After two days in León, it was time to leave and begin what felt like the final stretch to Santiago. During the week-end, I could feel that many pilgrims were not in such a hurry to finish the trip. Everybody had made friends, some had found a partner, and everybody was having a good time, giving little appeal to the prospect of returning to their regular lives for many of them.
Meantime, I couldn’t make up my mind regarding what I wanted to do once it would be over. Many options had crossed my mind, including to keep walking until it was too cold to enjoy it, and hopping from city to city throughout Portugal and Spain… I also had to to figure out whether I wanted to stick with Loïc and/or other friends I made along the way. When I started walking, I was unsure about my ability to see it through the end. Now I was unsure about when exactly it would end…
It was past 9h when we left León. Once we were out of the city I went on my own, needing some time for myself to think and process what I was going through. León was the last break I had planned to take before reaching Santiago, and leaving it meant the end was getting close. To finally see the proverbial light at the end of the tunnel felt odd, after having spent so much time walking.
On the other hand, I still had a bittersweet taste in my mouth: I have compared the camino to a group of classmates earlier in this story, so it shouldn’t come as a surprise that drama is part of the package. The events of the previous day left me with the feeling that it was bound to happen again if I stayed around this group. One of the first time I talked with Monica, we discussed how relationships doesn’t have to last to have a meaning, wether it is with a friend or a lover. Sometimes, a few hours or days is all you need; sometimes, more can be too much.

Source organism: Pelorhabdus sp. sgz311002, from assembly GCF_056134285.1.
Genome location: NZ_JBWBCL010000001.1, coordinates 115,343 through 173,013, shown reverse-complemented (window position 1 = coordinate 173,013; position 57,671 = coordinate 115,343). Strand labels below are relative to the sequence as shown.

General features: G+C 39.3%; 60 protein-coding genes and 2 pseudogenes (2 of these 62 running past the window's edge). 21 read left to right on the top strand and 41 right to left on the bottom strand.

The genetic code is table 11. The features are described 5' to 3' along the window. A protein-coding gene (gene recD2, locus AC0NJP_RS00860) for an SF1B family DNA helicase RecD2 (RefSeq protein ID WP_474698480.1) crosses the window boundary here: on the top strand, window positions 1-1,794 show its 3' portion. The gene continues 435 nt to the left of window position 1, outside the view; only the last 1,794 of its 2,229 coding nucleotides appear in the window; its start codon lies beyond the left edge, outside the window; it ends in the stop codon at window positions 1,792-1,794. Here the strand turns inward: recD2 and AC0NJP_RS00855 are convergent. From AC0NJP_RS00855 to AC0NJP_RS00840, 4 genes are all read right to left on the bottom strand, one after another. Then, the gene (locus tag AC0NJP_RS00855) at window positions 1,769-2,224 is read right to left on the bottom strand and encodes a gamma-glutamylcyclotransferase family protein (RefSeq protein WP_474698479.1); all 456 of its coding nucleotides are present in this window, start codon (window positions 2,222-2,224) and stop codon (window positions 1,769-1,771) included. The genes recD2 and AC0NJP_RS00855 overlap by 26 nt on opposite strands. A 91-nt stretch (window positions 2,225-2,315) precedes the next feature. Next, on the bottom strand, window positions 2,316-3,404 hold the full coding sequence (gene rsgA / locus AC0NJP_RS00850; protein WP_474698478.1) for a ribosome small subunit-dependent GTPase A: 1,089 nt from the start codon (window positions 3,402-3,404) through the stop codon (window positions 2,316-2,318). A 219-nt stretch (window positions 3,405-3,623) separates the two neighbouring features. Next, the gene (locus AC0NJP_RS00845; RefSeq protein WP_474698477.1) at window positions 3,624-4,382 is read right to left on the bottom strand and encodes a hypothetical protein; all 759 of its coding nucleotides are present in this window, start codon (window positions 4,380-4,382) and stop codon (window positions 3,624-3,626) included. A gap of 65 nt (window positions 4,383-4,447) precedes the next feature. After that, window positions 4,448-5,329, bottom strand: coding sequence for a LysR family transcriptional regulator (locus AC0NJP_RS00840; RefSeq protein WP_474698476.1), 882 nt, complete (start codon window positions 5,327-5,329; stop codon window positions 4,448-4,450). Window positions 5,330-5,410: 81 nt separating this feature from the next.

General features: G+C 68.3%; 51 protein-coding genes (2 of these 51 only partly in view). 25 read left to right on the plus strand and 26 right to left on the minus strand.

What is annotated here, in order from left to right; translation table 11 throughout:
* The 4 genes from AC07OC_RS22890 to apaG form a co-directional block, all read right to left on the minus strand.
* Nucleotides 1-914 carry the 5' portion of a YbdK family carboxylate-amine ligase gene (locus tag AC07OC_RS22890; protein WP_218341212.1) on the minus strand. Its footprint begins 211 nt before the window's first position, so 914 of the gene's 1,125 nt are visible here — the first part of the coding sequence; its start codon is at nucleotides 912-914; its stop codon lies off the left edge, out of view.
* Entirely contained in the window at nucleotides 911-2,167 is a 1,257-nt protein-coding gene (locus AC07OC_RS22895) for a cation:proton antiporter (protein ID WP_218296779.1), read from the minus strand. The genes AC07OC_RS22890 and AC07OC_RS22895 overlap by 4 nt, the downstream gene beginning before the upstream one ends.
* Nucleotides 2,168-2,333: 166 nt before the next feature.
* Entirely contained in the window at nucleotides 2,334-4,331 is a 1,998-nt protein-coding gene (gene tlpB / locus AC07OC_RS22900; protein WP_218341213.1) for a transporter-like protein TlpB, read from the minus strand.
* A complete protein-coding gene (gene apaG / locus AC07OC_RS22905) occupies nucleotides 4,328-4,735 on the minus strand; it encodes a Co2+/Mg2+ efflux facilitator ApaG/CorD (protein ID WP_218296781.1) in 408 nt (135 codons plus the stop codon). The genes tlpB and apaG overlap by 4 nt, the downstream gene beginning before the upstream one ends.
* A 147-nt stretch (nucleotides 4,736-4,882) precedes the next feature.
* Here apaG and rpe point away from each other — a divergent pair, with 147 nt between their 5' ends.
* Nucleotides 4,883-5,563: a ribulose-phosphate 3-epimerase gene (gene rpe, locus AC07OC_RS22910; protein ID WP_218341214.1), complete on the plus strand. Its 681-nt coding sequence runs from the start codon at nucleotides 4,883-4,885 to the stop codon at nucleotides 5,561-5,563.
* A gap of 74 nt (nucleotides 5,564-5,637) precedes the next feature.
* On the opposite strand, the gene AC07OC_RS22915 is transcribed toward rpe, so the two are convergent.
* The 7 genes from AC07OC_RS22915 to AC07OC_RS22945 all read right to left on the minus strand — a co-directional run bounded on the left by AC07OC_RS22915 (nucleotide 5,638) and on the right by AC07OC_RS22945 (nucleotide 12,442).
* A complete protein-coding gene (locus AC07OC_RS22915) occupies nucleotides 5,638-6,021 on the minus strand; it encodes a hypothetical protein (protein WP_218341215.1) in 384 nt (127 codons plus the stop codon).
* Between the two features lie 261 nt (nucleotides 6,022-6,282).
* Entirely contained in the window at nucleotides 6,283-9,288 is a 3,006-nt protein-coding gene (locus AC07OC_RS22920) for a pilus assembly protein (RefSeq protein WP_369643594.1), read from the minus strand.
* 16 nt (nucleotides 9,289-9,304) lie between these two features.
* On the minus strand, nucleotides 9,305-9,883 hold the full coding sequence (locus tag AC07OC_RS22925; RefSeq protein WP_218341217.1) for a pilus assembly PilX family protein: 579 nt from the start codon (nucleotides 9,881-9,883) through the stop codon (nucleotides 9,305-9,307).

I went off on my own with that in mind. I had made a schedule for the next days: quite intense, with most days requiring around 35Km of walk except two shorter ones. I had spent most of the camino frances having fun and meeting people; now I wanted to find again the feeling of the first days, when Loïc and I were on our own.
That day proved to be an excellent start. I remember passing by Laurent at some point, but at the exception of Monica and Loïc I didn’t ran into anybody I knew. Some of my friends had left Leon after only one night, and those who didn’t were taking it slow. I had a brief chat with Mia, one of the girls I had dinner with the previous night, but otherwise I was on my own, enjoying the sun and the blue sky over my head.
I arrived in Hospital de Órbigo around 15h. I checked in the albergue, a very lovely place with a patio, a little backyard and 5 cute cats. I walked around town until Loïc checked in as well. I met a few other pilgrims that night, Nora and Mike, but at the exception of Mia, nobody that we knew was staying at our place, not even Monica. It really felt like a second beginning to our trip.
After having dinner, I started reading Treasure Island. I hadn’t read since crossing the Pyrenees… I suppose I was too busy drinking beers and wine.
We woke up as the sun was rising. Although the first part of the way wasn’t very fun, it was the first time in many days that I was walking with Loïc again. We caught a bit with the events of the previous days, and we reached Astorga before the end of the morning. He too was enjoying being less surrounded, and had planned on doing long days to reach Santiago as well. Once there, he would see whether he would wait for some friends or go on his own.
Despite our plans to reach Santiago quickly, Astorga felt like it wanted us to stay. We took coffee/breakfast at two places and each time the music was great and made us want to stay until the end of the track, only for the next track to do the same. The whole town had a really good vibe. We found this cafe called Sonrisa where the staff was so smiling and happy! One of them was a photographer and you can see the result of his work below.
Right at the moment where Loïc was getting ready to leave, he stumbled upon Paul. We stayed there for half an hour more, and what was intially a short break lasted longer than expected… But at some point, we all felt it was time to move on. Maybe it was due to Queen’s The Show must go on being the last really good song they played.